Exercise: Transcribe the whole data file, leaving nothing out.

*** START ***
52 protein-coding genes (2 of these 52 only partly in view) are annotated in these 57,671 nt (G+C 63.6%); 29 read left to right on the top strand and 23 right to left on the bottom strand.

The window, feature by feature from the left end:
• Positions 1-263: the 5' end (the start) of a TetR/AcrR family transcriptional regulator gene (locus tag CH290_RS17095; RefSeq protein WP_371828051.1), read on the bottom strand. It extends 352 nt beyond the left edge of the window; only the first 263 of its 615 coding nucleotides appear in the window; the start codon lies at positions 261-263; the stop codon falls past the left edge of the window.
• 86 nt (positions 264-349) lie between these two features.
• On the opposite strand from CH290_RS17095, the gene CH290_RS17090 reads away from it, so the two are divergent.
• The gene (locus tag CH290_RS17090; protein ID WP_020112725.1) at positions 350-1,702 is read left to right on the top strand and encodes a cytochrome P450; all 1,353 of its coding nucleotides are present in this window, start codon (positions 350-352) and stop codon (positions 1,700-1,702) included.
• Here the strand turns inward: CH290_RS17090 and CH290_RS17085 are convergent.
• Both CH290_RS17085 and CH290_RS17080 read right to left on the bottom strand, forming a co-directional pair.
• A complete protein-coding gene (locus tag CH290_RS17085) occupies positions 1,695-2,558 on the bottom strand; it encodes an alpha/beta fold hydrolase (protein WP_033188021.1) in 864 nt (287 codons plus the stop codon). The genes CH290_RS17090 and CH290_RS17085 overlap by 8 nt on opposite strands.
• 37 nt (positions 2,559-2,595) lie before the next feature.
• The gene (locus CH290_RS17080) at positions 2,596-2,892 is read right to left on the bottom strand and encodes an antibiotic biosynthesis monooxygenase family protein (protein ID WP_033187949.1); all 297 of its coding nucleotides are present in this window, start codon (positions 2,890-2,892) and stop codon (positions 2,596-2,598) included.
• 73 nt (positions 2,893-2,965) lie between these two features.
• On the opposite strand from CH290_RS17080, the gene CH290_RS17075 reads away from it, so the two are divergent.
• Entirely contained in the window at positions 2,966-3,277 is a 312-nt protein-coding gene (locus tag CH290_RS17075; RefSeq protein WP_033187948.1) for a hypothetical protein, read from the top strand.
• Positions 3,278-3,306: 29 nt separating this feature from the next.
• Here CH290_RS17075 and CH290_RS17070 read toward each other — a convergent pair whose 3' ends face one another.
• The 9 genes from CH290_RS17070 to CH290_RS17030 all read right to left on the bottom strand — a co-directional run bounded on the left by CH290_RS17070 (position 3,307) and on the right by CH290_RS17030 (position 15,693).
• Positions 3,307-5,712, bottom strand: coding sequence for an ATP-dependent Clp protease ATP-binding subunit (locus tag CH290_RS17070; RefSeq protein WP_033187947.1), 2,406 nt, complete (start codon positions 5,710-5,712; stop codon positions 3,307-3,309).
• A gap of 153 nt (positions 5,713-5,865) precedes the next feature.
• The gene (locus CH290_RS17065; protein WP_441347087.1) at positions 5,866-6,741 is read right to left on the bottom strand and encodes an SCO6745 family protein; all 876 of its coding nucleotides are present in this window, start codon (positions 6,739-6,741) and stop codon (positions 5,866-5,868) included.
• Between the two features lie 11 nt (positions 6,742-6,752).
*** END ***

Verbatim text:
52 protein-coding genes (2 of these 52 only partly in view) are annotated in these 57,671 nt (G+C 63.6%); 29 read left to right on the top strand and 23 right to left on the bottom strand.

The window, feature by feature from the left end:
• Positions 1-263: the 5' end (the start) of a TetR/AcrR family transcriptional regulator gene (locus tag CH290_RS17095; RefSeq protein WP_371828051.1), read on the bottom strand. It extends 352 nt beyond the left edge of the window; only the first 263 of its 615 coding nucleotides appear in the window; the start codon lies at positions 261-263; the stop codon falls past the left edge of the window.
• 86 nt (positions 264-349) lie between these two features.
• On the opposite strand from CH290_RS17095, the gene CH290_RS17090 reads away from it, so the two are divergent.
• The gene (locus tag CH290_RS17090; protein ID WP_020112725.1) at positions 350-1,702 is read left to right on the top strand and encodes a cytochrome P450; all 1,353 of its coding nucleotides are present in this window, start codon (positions 350-352) and stop codon (positions 1,700-1,702) included.
• Here the strand turns inward: CH290_RS17090 and CH290_RS17085 are convergent.
• Both CH290_RS17085 and CH290_RS17080 read right to left on the bottom strand, forming a co-directional pair.
• A complete protein-coding gene (locus tag CH290_RS17085) occupies positions 1,695-2,558 on the bottom strand; it encodes an alpha/beta fold hydrolase (protein WP_033188021.1) in 864 nt (287 codons plus the stop codon). The genes CH290_RS17090 and CH290_RS17085 overlap by 8 nt on opposite strands.
• 37 nt (positions 2,559-2,595) lie before the next feature.
• The gene (locus CH290_RS17080) at positions 2,596-2,892 is read right to left on the bottom strand and encodes an antibiotic biosynthesis monooxygenase family protein (protein ID WP_033187949.1); all 297 of its coding nucleotides are present in this window, start codon (positions 2,890-2,892) and stop codon (positions 2,596-2,598) included.
• 73 nt (positions 2,893-2,965) lie between these two features.
• On the opposite strand from CH290_RS17080, the gene CH290_RS17075 reads away from it, so the two are divergent.
• Entirely contained in the window at positions 2,966-3,277 is a 312-nt protein-coding gene (locus tag CH290_RS17075; RefSeq protein WP_033187948.1) for a hypothetical protein, read from the top strand.
• Positions 3,278-3,306: 29 nt separating this feature from the next.
• Here CH290_RS17075 and CH290_RS17070 read toward each other — a convergent pair whose 3' ends face one another.
• The 9 genes from CH290_RS17070 to CH290_RS17030 all read right to left on the bottom strand — a co-directional run bounded on the left by CH290_RS17070 (position 3,307) and on the right by CH290_RS17030 (position 15,693).
• Positions 3,307-5,712, bottom strand: coding sequence for an ATP-dependent Clp protease ATP-binding subunit (locus tag CH290_RS17070; RefSeq protein WP_033187947.1), 2,406 nt, complete (start codon positions 5,710-5,712; stop codon positions 3,307-3,309).
• A gap of 153 nt (positions 5,713-5,865) precedes the next feature.
• The gene (locus CH290_RS17065; protein WP_441347087.1) at positions 5,866-6,741 is read right to left on the bottom strand and encodes an SCO6745 family protein; all 876 of its coding nucleotides are present in this window, start codon (positions 6,739-6,741) and stop codon (positions 5,866-5,868) included.
• Between the two features lie 11 nt (positions 6,742-6,752).